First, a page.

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Latest CO2 Australia Stories

2013-07-09 21:16:49

University of Adelaide researchers have developed a new nanomaterial that could help reduce carbon dioxide emissions from coal-fired power stations. The new nanomaterial, described in the Journal of the American Chemical Society, efficiently separates the greenhouse gas carbon dioxide from nitrogen, the other significant component of the waste gas released by coal-fired power stations. This would allow the carbon dioxide to be separated before being stored, rather than released to the...

2013-06-13 10:49:48

Lawrence Livermore National Laboratory researchers have broken the record for tracking the movement and concentration of carbon dioxide in a geologic formation using the world's deepest Electrical Resistance Tomography (ERT) system. The research provides insight into the effects of geological sequestration to mitigate the impact of greenhouse gases. The team led by LLNL's Charles Carrigan obtained time lapse electrical resistivity images during the injection of more than 1 million tons...

2012-11-15 12:46:34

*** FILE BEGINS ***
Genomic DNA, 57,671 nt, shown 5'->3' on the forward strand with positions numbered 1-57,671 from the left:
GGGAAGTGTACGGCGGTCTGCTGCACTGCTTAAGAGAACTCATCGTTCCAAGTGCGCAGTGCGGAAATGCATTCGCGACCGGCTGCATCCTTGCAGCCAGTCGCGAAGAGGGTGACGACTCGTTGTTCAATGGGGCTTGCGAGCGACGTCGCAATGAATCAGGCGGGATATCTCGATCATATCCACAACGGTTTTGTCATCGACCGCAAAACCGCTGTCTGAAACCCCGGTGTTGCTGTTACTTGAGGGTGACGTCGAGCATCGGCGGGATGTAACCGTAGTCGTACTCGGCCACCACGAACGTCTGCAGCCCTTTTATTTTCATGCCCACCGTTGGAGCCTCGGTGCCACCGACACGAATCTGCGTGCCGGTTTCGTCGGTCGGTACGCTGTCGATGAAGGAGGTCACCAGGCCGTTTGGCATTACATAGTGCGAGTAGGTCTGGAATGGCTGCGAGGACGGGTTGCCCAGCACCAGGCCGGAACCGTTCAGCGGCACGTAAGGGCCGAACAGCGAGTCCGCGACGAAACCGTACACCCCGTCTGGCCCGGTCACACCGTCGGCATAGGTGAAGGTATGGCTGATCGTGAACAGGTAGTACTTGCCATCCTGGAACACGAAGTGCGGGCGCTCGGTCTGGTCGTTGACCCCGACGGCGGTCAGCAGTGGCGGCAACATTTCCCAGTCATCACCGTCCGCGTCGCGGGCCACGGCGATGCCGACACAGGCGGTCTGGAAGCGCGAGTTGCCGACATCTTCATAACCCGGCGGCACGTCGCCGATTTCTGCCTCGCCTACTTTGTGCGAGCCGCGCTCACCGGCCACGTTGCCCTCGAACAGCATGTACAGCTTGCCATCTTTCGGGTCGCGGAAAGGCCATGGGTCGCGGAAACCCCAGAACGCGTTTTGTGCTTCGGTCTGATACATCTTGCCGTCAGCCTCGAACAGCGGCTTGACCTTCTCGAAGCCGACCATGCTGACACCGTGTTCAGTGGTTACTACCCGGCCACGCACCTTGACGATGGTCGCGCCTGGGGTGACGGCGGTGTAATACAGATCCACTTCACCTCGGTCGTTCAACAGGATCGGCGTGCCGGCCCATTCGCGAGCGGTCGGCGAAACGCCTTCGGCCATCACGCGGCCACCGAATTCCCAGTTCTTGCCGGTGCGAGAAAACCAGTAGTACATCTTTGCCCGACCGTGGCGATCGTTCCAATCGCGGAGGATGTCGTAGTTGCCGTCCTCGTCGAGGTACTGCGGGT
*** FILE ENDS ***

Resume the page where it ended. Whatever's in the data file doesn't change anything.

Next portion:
Mine waste has greenhouse gas-trapping potential that should be economically valued says researcher It's time to economically value the greenhouse gas-trapping potential of mine waste and start making money from it, says mining engineer and geologist Michael Hitch of the University of British Columbia (UBC). Hitch studies the value of mine waste rock for its CO2-sequestration potential, or "SP." He says mining companies across Canada will, in future, be able to offset CO2 emissions with...


Word of the Day
attercop
  • A spider.
  • Figuratively, a peevish, testy, ill-natured person.
'Attercop' comes from the Old English 'atorcoppe,' where 'atter' means 'poison, venom' and‎ 'cop' means 'spider.' 'Coppa' is a derivative of 'cop,' top, summit, round head, or 'copp,' cup, vessel, which refers to 'the supposed venomous properties of spiders,' says the OED. 'Copp' is still found in the word 'cobweb.'
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